Protecting speech because it aids the political process or furthers the search for truth emphasizes the instrumental values of expression. Justice Thurgood Marshall wrote that "the First Amendment serves not only the needs of the polity but also those of the human spirit -- a spirit that demands self-expression." (Procunier v. Martinez , 416 U.S. 396, 1974).
Critics of this view argue that there is no inherent reason to find speech to be a fundamental right compared with countless other activities that might be regarded as a part of autonomy or that could advance self-fulfillment.
Another explanation is that it is integral to tolerance, which should be a basic value in our society. Professor Lee Bollinger is an advocate of this view and argues that "the free speech principle involves a special act of carving out one area of social interaction for extraordinary self-restraint, the purpose of which is to develop and demonstrate a social capacity to control feelings evoked by a host of social encounters." The free speech principle is left with the concern of nothing less than helping to shape "the intellectual character of the society."
This claim is to say that tolerance is a desirable, if not essential, value, and that protecting unpopular speech is itself an act of tolerance. Such tolerance serves as a model that encourages more tolerance throughout society. Critics argue that society need not be tolerant of the intolerance of others, such as those who advocate great harm, even genocide. Preventing such harms is claimed to be much more important than being tolerant of those who argue for them.
Free speech internationally
In democratic countries, freedom of speech is taken for granted, though the exact degree of freedom varies between countries and jurisdictions. This freedom generally includes:
- the right to criticize the political system and political leaders, even those in power;
- the right to criticize public and corporate policies;
- the right to criticize religious and political ideas.
Still, in no country is freedom of speech absolute. Limits include, for instance, the prohibition of libel and slander (or defamation) – that is, publishing or saying things that are detrimental to one person in an "unfair" way, though, again, the exact limits of what is prosecutable vary. Some democratic countries banish so-called "hate speech" – speech that is intended to stir up aggression against certain groups for religious, racial, etc. reasons.
Main article: Freedom of speech in the United States
In the United States freedom of expression is protected by the First Amendment to the United States Constitution. There are many exceptions to this general rule, including copyright protection, the Miller test for obscenity and greater regulation of so-called commercial speech, such as advertising. The Miller test in particular rarely comes into effect.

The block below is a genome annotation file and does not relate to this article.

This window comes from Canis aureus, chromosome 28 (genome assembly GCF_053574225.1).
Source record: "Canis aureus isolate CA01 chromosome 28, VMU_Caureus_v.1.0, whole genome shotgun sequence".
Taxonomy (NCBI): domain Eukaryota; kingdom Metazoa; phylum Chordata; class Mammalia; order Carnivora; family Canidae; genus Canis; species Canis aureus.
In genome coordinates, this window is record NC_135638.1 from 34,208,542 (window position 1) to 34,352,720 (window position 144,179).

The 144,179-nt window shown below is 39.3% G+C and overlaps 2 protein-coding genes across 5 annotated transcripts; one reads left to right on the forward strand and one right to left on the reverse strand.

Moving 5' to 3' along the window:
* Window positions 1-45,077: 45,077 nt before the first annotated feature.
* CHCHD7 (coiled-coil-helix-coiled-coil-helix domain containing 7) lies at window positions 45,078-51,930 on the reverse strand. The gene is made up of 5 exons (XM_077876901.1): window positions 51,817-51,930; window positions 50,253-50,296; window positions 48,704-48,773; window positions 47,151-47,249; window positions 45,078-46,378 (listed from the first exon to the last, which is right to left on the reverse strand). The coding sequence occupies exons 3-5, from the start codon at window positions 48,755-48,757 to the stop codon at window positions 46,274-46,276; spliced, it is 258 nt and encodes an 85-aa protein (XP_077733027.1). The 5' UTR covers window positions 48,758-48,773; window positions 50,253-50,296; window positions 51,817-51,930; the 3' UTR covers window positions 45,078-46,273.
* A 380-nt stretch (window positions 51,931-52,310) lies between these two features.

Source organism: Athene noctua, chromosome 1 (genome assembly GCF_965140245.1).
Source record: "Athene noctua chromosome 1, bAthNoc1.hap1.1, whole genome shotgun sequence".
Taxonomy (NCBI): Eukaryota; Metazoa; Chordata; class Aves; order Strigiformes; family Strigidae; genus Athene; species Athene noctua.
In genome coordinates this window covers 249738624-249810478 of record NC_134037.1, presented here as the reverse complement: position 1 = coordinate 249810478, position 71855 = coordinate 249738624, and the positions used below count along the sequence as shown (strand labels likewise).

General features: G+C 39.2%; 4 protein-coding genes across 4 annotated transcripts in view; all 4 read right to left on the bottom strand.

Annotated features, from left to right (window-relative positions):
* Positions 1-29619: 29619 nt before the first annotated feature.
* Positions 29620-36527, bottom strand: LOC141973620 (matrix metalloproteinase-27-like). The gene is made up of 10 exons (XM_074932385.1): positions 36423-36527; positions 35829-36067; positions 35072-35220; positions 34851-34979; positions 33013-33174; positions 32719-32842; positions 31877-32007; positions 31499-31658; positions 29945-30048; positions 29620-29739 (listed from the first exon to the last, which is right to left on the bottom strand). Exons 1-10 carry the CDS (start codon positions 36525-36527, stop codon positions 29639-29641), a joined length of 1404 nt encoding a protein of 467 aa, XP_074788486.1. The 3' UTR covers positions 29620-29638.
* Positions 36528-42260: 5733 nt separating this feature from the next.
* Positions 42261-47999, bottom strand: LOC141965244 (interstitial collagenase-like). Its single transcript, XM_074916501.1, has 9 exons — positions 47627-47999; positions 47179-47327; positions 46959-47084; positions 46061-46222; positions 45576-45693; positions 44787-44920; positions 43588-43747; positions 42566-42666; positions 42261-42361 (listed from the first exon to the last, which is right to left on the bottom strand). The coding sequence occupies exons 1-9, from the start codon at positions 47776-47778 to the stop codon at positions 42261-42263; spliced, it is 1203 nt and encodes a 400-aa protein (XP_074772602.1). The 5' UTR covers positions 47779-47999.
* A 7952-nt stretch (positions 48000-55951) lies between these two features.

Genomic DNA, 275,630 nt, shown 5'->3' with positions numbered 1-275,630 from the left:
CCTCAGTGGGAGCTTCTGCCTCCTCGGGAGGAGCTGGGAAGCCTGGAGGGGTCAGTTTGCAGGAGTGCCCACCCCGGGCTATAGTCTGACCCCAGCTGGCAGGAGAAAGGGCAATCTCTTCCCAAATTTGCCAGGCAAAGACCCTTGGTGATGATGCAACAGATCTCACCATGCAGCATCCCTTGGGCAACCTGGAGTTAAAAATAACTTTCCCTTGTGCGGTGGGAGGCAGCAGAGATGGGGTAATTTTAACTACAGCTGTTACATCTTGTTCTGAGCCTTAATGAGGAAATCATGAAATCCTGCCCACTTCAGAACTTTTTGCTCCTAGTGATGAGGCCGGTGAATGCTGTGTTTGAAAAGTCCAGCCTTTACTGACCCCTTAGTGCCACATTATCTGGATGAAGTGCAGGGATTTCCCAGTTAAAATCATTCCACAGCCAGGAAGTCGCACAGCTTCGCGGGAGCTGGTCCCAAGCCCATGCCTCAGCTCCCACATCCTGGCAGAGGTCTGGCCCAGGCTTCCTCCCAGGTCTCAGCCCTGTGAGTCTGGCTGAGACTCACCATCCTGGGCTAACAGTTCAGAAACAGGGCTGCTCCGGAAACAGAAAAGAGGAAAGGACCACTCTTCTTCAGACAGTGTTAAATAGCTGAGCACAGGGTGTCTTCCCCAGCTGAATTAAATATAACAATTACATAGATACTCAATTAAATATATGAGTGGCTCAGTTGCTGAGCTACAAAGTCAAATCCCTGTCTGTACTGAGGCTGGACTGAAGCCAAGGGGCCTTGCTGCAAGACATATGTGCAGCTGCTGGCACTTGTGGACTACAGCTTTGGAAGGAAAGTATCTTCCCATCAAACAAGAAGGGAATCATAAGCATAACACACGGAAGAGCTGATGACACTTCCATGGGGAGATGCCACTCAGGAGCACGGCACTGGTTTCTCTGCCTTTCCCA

The principle of freedom of speech promotes dialogues on public issues, but it is most relevant to speech which is unpopular at the time it is made. As a Pennsylvania state legislator, Rep. Mark B. Cohen of Philadelphia, once argued in a legislative debate, "Freedom of speech which is limited to freedom to say whatever a majority of the Pennsylvania legislature agrees with is not real freedom of speech".
Generally, the U.S. has a liberal policy on freedom of expression, with no formal government censorship of the news media (with the exception of radio or television) or creative arts. When expressive content is held to lie beyond the protection of the First Amendment, the finding is usually made by a court during a prosecution after the content is published or publicly exhibited. It might be argued that nevertheless the threat of post-facto punishment is sufficient to prevent certain types of speech from being uttered (or specifically, broadcast) in the first place.
Many Americans deeply cherish their right of free speech and take it for granted. However, this attitude is not universal. A 2004 survey conducted by the University of Connecticut questioned 112,003 U.S. high school students and found the following:
- 36% believe newspapers should be required to seek government approval of each story before publishing it;
- 32% believe the press has "too much freedom"
- 74% believe it should be illegal to burn or deface the U.S flag.
Some Americans grossly overestimate the degree of censorship which occurs in other First World countries, and believe that completely free speech exists – and only exists – in the USA. This is not the case. The U.S. Government directly controls speech in a number of areas, most notably in the case of the Federal Communications Commission regulating broadcast radio and television. Much content which would be considered unexceptional in most other First World countries is directly censored by the FCC, since it falls foul of the "community standards" definition of obscenity or indecency. An increasing amount of video content is now sent over cable and satellite systems (thus escaping FCC review), and there has been some debate over whether the FCC should have jurisdiction over such communications systems.
Similar censorship applies to items sent via the United States Postal Service. Certain state and local governments (it depends on the region) regularly exercise censorship power in their licensing of theatrical performances, movies and other entertainment or artistic works. (See Roth v. United States and Miller v. California for more on the "community standards" test.)